|LETTER TO THE EDITOR
|Year : 2016 | Volume
| Issue : 2 | Page : 66-69
Micrometastases in axillary nodes: Out of the reckoning?
Akshita Singh, Vani Parmar
Department of Surgical Oncology, Breast Services, Tata Memorial Centre, Parel, Mumbai, Maharashtra, India
|Date of Web Publication||3-May-2016|
Department of Surgical Oncology, Breast Services, Tata Memorial Centre, Parel, Mumbai, Maharashtra
Source of Support: None, Conflict of Interest: None
|How to cite this article:|
Singh A, Parmar V. Micrometastases in axillary nodes: Out of the reckoning?. South Asian J Cancer 2016;5:66-9
The treatment of breast cancer has seen a paradigm shift towards minimally invasive surgery with large randomized trials , conclusively establishing sentinel lymph node biopsy (SLNB) in node negative patients as the standard of care. SLNB has in turn led to an increase in the detection of micrometastasis and isolated tumor cells as a result of more thorough and exhaustive evaluation of a smaller number of nodes. The study looking at immunohistochemistry (IHC) detection of micrometastases in node-negative patients by Choudhury et al.  brings to the fore yet another debate in the surgical management of breast cancer.
Of 178 patients who underwent a mastectomy at the author's institute, 32 (17.9%) were negative for axillary lymph node metastasis. On further IHC evaluation of these 32 cases, 6 (18.75%), and 4 (13%) cases were positive for axillary lymph node metastases by cytokeratin (CK) and epithelial membrane antigen (EMA) staining respectively. A statistically significant correlation is also established between the sentinel nodes identified by the surgeon and the detection of these micrometastases by CK and EMA IHC. All the patients detected with micrometastases received adjuvant chemotherapy and barring two who were lost to follow-up, the rest were disease-free at a median follow-up of 56 months. The numbers are very small, but it definitely opens up the Pandora's Box again.
Clinical significance of detection and treatment of micrometastatic disease in the axilla has been widely studied and debated with controversial results. In the NSABP B-32 trial  despite a statistically significant detriment in overall survival (OS) of 1.2% in the group with occult metastases, the investigators ruled out the routine use of IHC for the detection of micrometastatic disease.
Similarly in the MIRROR study, , the group with micrometastases had worse disease-free survival (DFS) outcomes and axillary recurrence rates, but these reached statistical significance only in the group that did not receive adjuvant therapy. In one of the landmarks trials on nodal micrometastases, ACOSOG Z0010 occult metastases were detected in 349 (11%) of 3326 cases.  However, no significant association was noted between IHC detected occult metastases and DFS or OS at a median follow-up of 6.3 years and the 5 year OS and DFS rates were comparable between IHC positive and negative sentinel node groups. Another important trial, the International Breast Cancer Study Group 23-01 randomized women with micrometastatic disease in the sentinel node to SLNB alone versus completion axillary lymph node dissection.  Even though the trial closed early due to low accrual and failure to attain the projected event rates, both groups at a median follow-up of 5 years had similar axillary recurrence, DFS and OS rates indicating no clinical significance of micrometastases on outcome. Furthermore, in a meta-analysis  by de Boer et al. despite a poorer DFS and OS associated with micrometastases and isolated tumor cells, this significance was lost on multivariate analysis.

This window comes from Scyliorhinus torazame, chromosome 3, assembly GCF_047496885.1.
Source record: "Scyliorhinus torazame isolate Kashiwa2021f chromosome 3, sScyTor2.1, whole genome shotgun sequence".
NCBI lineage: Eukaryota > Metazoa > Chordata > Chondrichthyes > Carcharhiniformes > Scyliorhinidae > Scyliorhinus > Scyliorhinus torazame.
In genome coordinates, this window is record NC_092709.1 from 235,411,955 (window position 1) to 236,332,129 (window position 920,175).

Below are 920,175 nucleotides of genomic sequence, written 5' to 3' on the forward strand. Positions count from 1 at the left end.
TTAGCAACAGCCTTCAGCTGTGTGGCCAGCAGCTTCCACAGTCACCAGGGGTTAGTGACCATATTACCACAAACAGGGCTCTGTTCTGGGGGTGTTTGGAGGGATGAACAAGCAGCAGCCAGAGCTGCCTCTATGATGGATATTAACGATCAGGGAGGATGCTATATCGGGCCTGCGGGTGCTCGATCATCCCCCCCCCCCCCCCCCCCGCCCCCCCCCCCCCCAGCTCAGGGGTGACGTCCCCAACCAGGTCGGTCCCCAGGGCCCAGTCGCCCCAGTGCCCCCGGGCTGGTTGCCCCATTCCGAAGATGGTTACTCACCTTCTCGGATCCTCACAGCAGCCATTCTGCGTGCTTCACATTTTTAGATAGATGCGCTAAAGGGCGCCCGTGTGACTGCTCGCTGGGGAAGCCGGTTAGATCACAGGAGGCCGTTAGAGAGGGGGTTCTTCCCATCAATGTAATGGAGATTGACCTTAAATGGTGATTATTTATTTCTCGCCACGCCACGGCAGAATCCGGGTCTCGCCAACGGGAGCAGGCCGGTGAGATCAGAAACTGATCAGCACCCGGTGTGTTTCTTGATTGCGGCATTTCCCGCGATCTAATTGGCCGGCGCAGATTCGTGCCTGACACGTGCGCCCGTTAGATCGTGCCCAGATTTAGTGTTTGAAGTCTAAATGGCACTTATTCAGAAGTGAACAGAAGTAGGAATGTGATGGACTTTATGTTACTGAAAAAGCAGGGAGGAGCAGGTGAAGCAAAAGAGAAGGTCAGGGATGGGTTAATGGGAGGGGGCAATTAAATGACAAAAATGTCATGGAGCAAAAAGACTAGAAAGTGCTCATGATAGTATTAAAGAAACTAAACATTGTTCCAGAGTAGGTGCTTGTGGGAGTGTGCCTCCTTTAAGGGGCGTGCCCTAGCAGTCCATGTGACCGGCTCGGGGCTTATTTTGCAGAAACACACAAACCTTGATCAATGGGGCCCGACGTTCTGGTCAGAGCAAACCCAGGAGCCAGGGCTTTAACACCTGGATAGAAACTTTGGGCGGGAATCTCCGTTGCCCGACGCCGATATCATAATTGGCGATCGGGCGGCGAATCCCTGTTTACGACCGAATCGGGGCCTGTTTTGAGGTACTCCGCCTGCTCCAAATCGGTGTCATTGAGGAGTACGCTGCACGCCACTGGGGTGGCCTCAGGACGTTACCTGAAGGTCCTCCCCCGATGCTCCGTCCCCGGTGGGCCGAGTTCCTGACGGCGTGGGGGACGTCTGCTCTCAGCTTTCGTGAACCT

The data on micrometastatic disease must also be viewed in the light of trials such as ACOSOG Z11, wherein macrometastatic positive nodes left behind in the axilla did not impact survival in breast cancer patients  and AMAROS  where axillary clearance and axillary radiotherapy after a positive SLNB yielded comparable axillary control rates. Even as lymph node examination becomes more and more thorough with the advent of a host of investigations like imprint cytology, IHC staining, and even reverse transcription polymerase chain reaction, we are yet to fully define the actual prognostic implication of micrometastases. National Comprehensive Cancer Network guidelines  do not recommend the routine use of IHC for detection of axillary nodal disease and till we are confident of the way ahead, it might be best to let sleeping dogs lie!!!
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